In an exemplary embodiment, the band unit 100 may include a material, such as a metal, textile, leather, rubber, synthetic fiber, wood, ceramic or plastic. In addition, the band unit 100 may include layers of multiple materials stacks to have a multi-layered structure.

The band unit 100 may generally include one surface being in direct contact with the user's body and the other surface facing the one surface. Here, the portion in direct contact with the user's body is a portion to which the vibration generated by the vibration generating unit 200 is applied. Therefore, the vibration generating unit 200 may provide the vibration generating unit is exposed to the one surface of the band unit to then supply the user's body in contact with the one surface of the band unit with the vibration.

Meanwhile, the vibration generating unit 200 may be coupled to the band unit 100. Coupling types of the vibration generating unit 200 with the band unit 100 will later be described with reference to FIGS. 13 to 15.

The band unit 100 may include a control unit 110, a communication unit 120, a power supply unit 130 and an audio I/O unit 140. Referring to FIG. 2, the audio I/O unit 140 may be exposed to the one surface of the band unit 100 to provide a sound to the outside or to receive a sound from the outside. Referring to FIG. 3, the control unit 110, the communication unit 120 and the power supply unit 130 may be positioned within the band unit 100. Therefore, when the band unit 100 is viewed from the outside, the audio I/O unit 140 may be visible, but the control unit 110, the communication unit 120 and the power supply unit 130 may be invisible, but aspects of the present invention are not limited thereto. The audio I/O unit 140 may also be positioned within the band unit 100. In addition, the positional relationship of the components shown in FIGS. 2 and 3 in the band unit 100 is provided only for illustration, but the positions of the respective components are not limited to those shown in FIGS. 2 and 3.

The band unit 100 may include a coupling unit 180 disposed on at least one of one lengthwise side of the band unit 100 and the other side facing the one lengthwise side. The coupling unit 180 may couple the one lengthwise side and to the other side of the band unit 100. Accordingly, the wearable device 10 may be attached to or detached from the user's body. The coupling unit 180 may include a plurality of coupling units. In an exemplary embodiment, the coupling unit 180 may be disposed on the one lengthwise side and the other side of the band unit 100, respectively, to then be coupled to each other.

FIG. 4 is a diagram illustrating a state in which a wearable device (10) according to an embodiment of the present invention is worn on user's body.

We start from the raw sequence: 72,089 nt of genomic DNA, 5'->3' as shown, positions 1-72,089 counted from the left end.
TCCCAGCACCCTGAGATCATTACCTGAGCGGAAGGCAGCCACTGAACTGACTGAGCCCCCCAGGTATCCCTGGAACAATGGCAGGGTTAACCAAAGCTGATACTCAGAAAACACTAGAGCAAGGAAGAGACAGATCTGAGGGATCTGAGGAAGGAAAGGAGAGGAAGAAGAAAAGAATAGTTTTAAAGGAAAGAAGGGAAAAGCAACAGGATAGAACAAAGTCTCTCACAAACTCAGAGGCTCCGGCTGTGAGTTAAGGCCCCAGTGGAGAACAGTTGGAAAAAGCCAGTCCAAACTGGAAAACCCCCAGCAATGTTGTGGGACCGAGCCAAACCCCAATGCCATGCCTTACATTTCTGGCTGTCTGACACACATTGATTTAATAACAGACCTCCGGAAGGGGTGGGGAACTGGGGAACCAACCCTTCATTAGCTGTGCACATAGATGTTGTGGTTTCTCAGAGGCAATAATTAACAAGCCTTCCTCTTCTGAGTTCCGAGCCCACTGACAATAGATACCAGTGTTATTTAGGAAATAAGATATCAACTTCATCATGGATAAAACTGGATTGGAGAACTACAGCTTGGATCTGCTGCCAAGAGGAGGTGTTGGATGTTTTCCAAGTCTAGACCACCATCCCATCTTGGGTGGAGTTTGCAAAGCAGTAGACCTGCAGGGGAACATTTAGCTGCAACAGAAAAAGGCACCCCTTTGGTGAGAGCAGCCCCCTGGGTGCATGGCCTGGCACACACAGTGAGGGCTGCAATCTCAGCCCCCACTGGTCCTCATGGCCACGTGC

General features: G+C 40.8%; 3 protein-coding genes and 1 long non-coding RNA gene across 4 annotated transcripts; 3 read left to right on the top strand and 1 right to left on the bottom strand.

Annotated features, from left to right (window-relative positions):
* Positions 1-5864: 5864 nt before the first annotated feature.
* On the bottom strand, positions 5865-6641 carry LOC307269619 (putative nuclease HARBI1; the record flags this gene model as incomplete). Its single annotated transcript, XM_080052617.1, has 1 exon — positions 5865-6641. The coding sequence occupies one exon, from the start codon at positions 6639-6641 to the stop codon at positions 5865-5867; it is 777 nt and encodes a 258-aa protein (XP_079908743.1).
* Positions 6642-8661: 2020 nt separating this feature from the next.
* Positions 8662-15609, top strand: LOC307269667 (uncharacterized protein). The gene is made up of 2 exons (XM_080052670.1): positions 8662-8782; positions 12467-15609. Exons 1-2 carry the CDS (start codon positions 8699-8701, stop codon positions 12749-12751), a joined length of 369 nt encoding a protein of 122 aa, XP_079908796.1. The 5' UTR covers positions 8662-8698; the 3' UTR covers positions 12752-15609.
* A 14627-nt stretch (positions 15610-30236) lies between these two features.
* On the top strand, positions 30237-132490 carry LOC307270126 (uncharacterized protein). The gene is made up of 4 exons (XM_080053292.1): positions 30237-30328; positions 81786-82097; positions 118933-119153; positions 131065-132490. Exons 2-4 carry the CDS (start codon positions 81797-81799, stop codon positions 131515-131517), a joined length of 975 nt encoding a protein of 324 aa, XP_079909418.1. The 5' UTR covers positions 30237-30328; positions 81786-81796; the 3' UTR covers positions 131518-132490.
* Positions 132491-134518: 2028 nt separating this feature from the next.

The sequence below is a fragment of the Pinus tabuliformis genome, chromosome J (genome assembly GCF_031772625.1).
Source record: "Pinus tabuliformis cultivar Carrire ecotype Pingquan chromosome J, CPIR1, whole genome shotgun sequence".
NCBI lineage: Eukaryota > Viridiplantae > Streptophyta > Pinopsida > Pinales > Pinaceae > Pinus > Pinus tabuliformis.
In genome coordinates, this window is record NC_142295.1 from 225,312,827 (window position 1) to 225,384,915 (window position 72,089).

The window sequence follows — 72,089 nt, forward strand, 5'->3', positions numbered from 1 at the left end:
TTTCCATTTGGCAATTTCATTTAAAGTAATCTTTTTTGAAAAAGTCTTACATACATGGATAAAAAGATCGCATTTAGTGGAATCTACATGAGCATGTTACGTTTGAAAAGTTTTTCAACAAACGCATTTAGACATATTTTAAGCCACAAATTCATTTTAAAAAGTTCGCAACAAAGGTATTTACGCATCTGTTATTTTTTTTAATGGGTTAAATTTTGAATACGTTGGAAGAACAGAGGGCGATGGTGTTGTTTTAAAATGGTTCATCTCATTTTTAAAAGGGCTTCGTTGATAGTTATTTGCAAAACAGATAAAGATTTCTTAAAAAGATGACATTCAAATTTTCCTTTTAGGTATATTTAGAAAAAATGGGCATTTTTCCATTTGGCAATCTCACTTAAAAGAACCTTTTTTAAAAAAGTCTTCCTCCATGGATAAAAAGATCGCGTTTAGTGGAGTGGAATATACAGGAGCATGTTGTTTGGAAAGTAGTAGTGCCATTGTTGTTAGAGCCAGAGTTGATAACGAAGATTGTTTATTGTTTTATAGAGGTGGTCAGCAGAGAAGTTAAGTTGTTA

Referring to FIG. 4, the wearable device 10 may be worn on the user's body, specifically, on the wrist. In the illustrated embodiment shown in FIG. 4 and the corresponding description of the specification, the wearable device 10 is worn on the user's wrist, but aspects of the present invention are not limited thereto. For example, the wearable device 10 may also be worn on the user's neck, finger, or head.

As shown in FIGS. 1 and 4, the band unit 100 worn on the user's wrist may amplify the first signal S1 received from the external device and may generate the second signal S2. The band unit 100 may provide the vibration generating unit 200 coupled to the band unit 100 with the generated second signal S2. The vibration generating unit 200 may generate a vibration corresponding to the second signal S2 and may provide the user's wrist with the generated vibration. In an exemplary embodiment, the user may lay his/her finger on the ear, specifically on the cartilage, and may hear the sound corresponding to the first signal S1 received from the outside.

Meanwhile, the wearable device 10 according to an embodiment of the present invention may further include a main body 300. In an exemplary embodiment, the main body 300 may include a display unit for displaying a screen. The main body 300 may be connected to or disconnected from the band unit 100. For example, when the band unit 100 is connected to the main body 300, the wearable device 10 according to an embodiment of the present invention may be worn on the user's in the form of a watch. However, when the band unit 100 is not connected to the main body 300, the wearable device 10 according to an embodiment of the present invention may also be worn on the user's in the form of a band. In addition, the type of the main body 300 is not limited to that shown in FIG. 4, so long as it can be connected to or disconnected from the band unit 100.